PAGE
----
Around the City Football Academy, they say Phil Foden absorbs instructions like very few others. That, among myriad outstanding qualities, gives him a real advantage in his quest to become one of this country’s finest.
‘When you tell Phil something, it sticks,’ one club source said. In this case, there is no need to take their word – the evidence arrived early on in his first major cup final.
Four minutes elapsed between Pep Guardiola’s subtle note to stay wider, to not drift infield, and Manchester City’s opening goal. Foden heeded the order, ghosting on the right, waiting patiently for Rodri’s clip. His header to Sergio Aguero resulted in the striker prodding City ahead.
Phil Foden assisted Sergio Aguero for Man City’s opening goal in 2-1 Carabao Cup final win
Foden’s driving runs from the right wing and jinking hips gave Villa’s defence problems
The midfielder displayed temperament and decision making beyond his years at Wembley
The cushion to Aguero represented intelligence betraying his tender years, nodding backwards to City’s greatest goalscorer. Many others, particularly those still in their teens, would have played the percentages across goal. But then again, he is not like many others.
It is why Guardiola is given such a hard time for a lack of starts. The 19-year-old would walk into the vast majority of Premier League teams already and a fair number, including at least one in the top eight, have pondered trying their luck in asking for him on loan.
City have never countenanced that idea, although you probably could not blame Foden if his eyes momentarily diverted elsewhere last January in pursuit of minutes. Naturally, his trust in Guardiola’s plan for him has been tested over the last six months as City cried out for energy in key matches.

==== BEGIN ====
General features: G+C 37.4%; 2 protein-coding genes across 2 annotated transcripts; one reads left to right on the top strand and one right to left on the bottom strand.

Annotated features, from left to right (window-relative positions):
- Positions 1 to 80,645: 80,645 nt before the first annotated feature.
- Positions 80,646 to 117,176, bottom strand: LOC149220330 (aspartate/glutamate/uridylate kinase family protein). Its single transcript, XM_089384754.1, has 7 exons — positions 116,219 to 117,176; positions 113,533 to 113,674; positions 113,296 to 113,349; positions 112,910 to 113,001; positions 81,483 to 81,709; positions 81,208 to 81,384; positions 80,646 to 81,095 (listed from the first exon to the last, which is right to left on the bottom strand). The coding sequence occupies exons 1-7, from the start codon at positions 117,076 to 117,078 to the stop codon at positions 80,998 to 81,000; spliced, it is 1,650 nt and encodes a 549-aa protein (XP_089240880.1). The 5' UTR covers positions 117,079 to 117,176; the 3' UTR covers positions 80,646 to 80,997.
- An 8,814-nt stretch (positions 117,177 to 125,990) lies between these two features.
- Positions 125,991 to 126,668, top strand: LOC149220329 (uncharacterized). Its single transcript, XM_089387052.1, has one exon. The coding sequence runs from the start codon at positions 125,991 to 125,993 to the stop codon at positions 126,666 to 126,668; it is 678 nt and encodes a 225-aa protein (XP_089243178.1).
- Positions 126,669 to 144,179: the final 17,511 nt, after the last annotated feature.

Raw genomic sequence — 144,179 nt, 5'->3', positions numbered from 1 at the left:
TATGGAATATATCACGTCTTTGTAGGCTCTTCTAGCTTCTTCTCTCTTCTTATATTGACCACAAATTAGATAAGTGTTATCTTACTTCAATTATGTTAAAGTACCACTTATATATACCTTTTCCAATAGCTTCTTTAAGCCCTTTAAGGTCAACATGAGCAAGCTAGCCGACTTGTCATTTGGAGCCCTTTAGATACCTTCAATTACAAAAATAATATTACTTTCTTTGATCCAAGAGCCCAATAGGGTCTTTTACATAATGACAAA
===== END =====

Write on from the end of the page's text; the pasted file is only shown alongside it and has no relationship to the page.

Matt Targett had the task of stopping Foden but struggled to get to grips with his wing play
Foden came close to scoring a goal himself but saw a second half effort fly just wide of goal
Of course, the poignancy of wearing the No 47 in tribute to his late grandfather, City-supporting Ronnie, diminishes if nobody ever watches him in a blue shirt.
‘He is always ready,’ Guardiola said. ‘Phil’s so fast and clever in tight spaces. Today he was under pressure but it is a winning experience for his mind. He belongs here, no problem.’
Foden must hope this start, his seventh since November, and subsequent performance cements regularity in selection, certainly as David Silva’s time draws to a close. His mentor, Silva, has not looked the same player this season, with Guardiola crying out for more legs in midfield.
The 19-year-old must now kick on and look to replace David Silva when he departs this summer
Foden can and does give them that, often holding off more than one Villa challenge when slaloming forward, his low centre of gravity a menace for jockeying defenders. He is defensively tenacious when tracking back, even from the same right wing berth that Guardiola deployed him in for an away victory at Arsenal before Christmas.
He was City’s most progressive player that afternoon at the Emirates. The same at Dinamo Zagreb a few days earlier, despite a Gabriel Jesus hat-trick earning headlines. A similar argument can be made in this final, where he completed 90 per cent of his passes and sent Matt Targett dizzy.
‘An unbelievable day,’ was Foden’s assessment. ‘Every minute counts and I’m very proud of my performance today.’
One sublime first touch with his outstep drew gasps and Villa failed to dispossess him once yesterday (SUN). City and England staff struggle to take the ball off him at the end of training, too, Foden clutching to it as long as possible. Given the chance, he would still be out on the Wembley grass now.